|Title||Active learning for computational chemogenomics.|
|Publication Type||Journal Article|
|Year of Publication||2017|
|Authors||D Reker, P Schneider, G Schneider, and JB Brown|
|Journal||Future Medicinal Chemistry|
|Pagination||381 - 402|
<h4>Aim</h4>Computational chemogenomics models the compound-protein interaction space, typically for drug discovery, where existing methods predominantly either incorporate increasing numbers of bioactivity samples or focus on specific subfamilies of proteins and ligands. As an alternative to modeling entire large datasets at once, active learning adaptively incorporates a minimum of informative examples for modeling, yielding compact but high quality models. Results/methodology: We assessed active learning for protein/target family-wide chemogenomic modeling by replicate experiment. Results demonstrate that small yet highly predictive models can be extracted from only 10-25% of large bioactivity datasets, irrespective of molecule descriptors used.<h4>Conclusion</h4>Chemogenomic active learning identifies small subsets of ligand-target interactions in a large screening database that lead to knowledge discovery and highly predictive models.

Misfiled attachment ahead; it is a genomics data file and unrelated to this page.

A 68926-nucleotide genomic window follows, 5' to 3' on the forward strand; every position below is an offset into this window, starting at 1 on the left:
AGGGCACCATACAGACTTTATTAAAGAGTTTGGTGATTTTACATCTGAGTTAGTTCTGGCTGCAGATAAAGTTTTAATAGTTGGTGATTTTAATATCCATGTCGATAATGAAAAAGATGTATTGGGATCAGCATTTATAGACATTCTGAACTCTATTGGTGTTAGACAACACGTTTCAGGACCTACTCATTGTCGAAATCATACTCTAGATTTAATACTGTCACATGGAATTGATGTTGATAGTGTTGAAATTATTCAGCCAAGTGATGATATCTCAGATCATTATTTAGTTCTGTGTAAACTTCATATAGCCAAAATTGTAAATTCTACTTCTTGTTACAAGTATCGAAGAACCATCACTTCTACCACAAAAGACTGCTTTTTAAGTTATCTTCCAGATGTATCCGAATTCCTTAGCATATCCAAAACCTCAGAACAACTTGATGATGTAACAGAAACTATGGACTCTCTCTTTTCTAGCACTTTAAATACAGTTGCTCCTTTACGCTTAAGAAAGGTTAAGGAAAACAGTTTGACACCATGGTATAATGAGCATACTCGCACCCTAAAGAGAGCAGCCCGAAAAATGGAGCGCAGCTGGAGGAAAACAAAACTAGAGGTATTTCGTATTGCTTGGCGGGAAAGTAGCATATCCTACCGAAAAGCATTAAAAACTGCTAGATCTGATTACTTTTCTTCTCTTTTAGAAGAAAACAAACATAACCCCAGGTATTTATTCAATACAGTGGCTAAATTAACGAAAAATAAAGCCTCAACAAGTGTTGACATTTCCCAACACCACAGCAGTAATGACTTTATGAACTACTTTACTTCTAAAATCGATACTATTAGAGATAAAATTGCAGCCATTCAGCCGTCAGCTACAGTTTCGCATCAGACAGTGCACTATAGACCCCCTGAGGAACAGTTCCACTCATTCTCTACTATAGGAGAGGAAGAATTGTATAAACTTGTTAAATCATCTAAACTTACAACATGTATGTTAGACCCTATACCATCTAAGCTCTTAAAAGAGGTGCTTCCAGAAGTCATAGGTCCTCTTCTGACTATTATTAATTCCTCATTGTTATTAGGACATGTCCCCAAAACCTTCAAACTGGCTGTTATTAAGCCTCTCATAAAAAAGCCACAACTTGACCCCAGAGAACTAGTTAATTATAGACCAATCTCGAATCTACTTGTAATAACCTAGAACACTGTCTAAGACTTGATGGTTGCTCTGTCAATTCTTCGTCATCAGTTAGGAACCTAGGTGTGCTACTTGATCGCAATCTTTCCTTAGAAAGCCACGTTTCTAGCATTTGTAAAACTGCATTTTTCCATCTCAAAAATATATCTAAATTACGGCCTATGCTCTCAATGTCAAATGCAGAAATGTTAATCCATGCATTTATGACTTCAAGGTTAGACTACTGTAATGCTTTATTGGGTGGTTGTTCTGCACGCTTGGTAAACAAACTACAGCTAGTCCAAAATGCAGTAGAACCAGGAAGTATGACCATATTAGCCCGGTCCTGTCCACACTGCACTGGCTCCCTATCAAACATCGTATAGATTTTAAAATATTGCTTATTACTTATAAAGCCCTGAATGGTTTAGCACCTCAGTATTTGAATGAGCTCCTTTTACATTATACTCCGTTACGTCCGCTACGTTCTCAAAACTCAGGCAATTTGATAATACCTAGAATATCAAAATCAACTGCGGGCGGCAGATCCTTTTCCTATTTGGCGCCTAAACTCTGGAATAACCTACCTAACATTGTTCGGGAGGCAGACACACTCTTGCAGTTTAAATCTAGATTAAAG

|Short Title||Future Medicinal Chemistry|